Starting Up: From “No Idea” to Product-Market Fit in 4 Steps.

Max Bonpain
Aug 20 · 10 min read
Image for post
Image for post
photo credit — Clark Tibbs

You want to start-up a venture but have no idea how to get started? Here are the main steps on the road to success!

We’ll go from what to do when you don’t have an idea yet, to validating your new idea, building proofs of concepts and MVP (minimum viable product), and eventually reaching product-market fit and getting traction.

1. Let’s start at the beginning: ideation.

The ideation part is probably the most tricky one because it’s all about creativity. Make sure you start by identifying a need, ie a problem worth solving, preferably one that someone somewhere would be happy to pay for! Then you can ideate solutions for that problem (rather than retro-fit problems to an existing “solution”). The benefit is clear: if there’s a problem to solve, there’s a market to conquer.

When ideating solutions about how you are going to create value for your potential customers, think about about why YOUR solution? Is it better, faster, cheaper, simpler than the existing alternatives? What makes it unique, and therefore valuable?

Value creation will be one of the foundation stones of your , along with value delivery (commercialisation/go-to-market) and value capture (monetisation). By the way, don’t just innovate in your product, also innovate in your business model if you can!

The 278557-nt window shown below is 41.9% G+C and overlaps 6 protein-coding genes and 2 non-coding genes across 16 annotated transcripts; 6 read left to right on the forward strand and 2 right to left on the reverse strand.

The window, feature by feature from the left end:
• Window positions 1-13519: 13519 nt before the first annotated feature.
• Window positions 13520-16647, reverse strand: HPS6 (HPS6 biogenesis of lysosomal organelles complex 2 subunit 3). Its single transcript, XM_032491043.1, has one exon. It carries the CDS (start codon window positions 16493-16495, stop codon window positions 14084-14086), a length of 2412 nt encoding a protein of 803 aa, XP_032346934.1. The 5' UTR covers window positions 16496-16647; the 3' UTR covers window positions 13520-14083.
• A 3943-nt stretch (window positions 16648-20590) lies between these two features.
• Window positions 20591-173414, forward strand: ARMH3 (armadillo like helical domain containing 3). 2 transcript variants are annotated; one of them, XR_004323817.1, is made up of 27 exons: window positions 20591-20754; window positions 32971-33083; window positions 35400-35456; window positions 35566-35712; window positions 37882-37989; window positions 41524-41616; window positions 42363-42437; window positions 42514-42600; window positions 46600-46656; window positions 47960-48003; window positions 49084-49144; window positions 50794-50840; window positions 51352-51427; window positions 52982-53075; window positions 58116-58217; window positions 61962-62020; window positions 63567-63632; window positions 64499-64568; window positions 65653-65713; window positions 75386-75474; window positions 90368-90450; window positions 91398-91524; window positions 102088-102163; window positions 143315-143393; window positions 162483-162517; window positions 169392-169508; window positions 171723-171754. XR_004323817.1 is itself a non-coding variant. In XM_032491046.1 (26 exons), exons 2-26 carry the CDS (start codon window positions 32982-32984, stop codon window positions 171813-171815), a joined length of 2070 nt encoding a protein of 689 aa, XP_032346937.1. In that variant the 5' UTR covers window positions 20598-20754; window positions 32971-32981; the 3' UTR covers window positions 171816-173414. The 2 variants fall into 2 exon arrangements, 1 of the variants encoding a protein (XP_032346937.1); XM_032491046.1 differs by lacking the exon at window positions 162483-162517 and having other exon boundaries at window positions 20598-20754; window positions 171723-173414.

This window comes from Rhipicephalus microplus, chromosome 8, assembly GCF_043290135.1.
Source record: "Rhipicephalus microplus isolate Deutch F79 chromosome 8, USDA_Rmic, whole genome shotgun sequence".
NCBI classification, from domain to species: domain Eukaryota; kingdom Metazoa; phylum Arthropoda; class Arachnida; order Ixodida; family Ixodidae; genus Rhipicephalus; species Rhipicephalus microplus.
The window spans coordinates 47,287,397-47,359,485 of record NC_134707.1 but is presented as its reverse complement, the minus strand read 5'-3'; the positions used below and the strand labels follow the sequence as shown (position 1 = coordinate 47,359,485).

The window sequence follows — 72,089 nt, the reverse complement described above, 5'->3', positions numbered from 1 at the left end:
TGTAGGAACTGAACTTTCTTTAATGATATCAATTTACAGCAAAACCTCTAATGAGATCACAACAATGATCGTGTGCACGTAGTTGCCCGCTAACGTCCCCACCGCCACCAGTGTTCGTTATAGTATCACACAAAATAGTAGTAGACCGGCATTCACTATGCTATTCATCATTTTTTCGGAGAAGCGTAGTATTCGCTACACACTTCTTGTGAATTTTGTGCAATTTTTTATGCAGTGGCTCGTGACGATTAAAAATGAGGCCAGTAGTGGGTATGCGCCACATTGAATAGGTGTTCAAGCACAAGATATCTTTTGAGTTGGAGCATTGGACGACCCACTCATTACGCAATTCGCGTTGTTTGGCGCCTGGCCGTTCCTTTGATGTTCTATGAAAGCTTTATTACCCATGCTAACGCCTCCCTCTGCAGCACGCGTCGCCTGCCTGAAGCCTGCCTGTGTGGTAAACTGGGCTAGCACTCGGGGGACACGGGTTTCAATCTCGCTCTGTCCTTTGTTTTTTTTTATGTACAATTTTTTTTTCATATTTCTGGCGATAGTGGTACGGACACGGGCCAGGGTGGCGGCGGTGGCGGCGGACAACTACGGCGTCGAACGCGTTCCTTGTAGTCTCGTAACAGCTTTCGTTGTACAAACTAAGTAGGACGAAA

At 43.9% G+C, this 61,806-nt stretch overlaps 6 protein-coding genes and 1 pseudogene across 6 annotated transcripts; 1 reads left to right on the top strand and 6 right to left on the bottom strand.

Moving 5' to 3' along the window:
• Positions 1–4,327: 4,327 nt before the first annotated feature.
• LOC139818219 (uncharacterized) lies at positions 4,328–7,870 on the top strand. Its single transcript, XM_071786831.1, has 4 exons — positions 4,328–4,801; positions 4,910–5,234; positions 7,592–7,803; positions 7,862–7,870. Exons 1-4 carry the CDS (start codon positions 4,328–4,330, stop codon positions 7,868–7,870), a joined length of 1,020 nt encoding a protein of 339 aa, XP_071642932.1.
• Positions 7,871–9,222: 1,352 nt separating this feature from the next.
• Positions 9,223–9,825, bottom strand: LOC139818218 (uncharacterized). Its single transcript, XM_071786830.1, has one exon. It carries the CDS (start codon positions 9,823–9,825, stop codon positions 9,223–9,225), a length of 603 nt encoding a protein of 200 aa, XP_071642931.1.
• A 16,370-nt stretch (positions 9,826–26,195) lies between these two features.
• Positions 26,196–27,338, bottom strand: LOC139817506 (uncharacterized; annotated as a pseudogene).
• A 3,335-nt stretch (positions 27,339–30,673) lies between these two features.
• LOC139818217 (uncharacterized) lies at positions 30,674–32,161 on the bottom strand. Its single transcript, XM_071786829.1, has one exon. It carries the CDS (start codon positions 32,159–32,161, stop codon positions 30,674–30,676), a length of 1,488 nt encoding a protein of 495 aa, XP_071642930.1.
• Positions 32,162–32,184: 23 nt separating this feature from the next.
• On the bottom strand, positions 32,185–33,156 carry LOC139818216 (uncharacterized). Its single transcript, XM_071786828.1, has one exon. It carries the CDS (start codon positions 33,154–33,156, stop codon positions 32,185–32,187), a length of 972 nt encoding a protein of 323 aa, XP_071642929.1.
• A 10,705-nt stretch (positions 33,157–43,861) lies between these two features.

Indeed, a product / service idea is not the same as a business idea: the starting point is the problem to solve (the need), not the product itself (which is HOW to solve the problem, meet the need and create value). So make sure you work on your business model as well and conceive your product / service as part of that business model:

What problem do we solve?

For whom (TAM)?

What makes us better?

Would they pay for it?

Now to the meaty part: a couple of tools to help with ideation.

Image for post
Image for post

The “How Might We” method is useful to highlight priorities.

How might we:

1: Using some feedback you may already have, come up with statements that tackle one part of the problem, and frame them as “How might we …”. Put each on a post it note.

2: Group notes into common themes.

3: This should give you some focus on what areas you could start tackling first.

Journey mapping is very useful for understanding the customer /user experience. You need to consider your buyer personas as part of the journey, and cover the before / during / and after purchase: research / purchase / experience. This is a huge, collaborative task, but giving it a go early on will help you put yourself in the shoes of your prospective customers and identify any purchase trigger or barrier.

Journey map: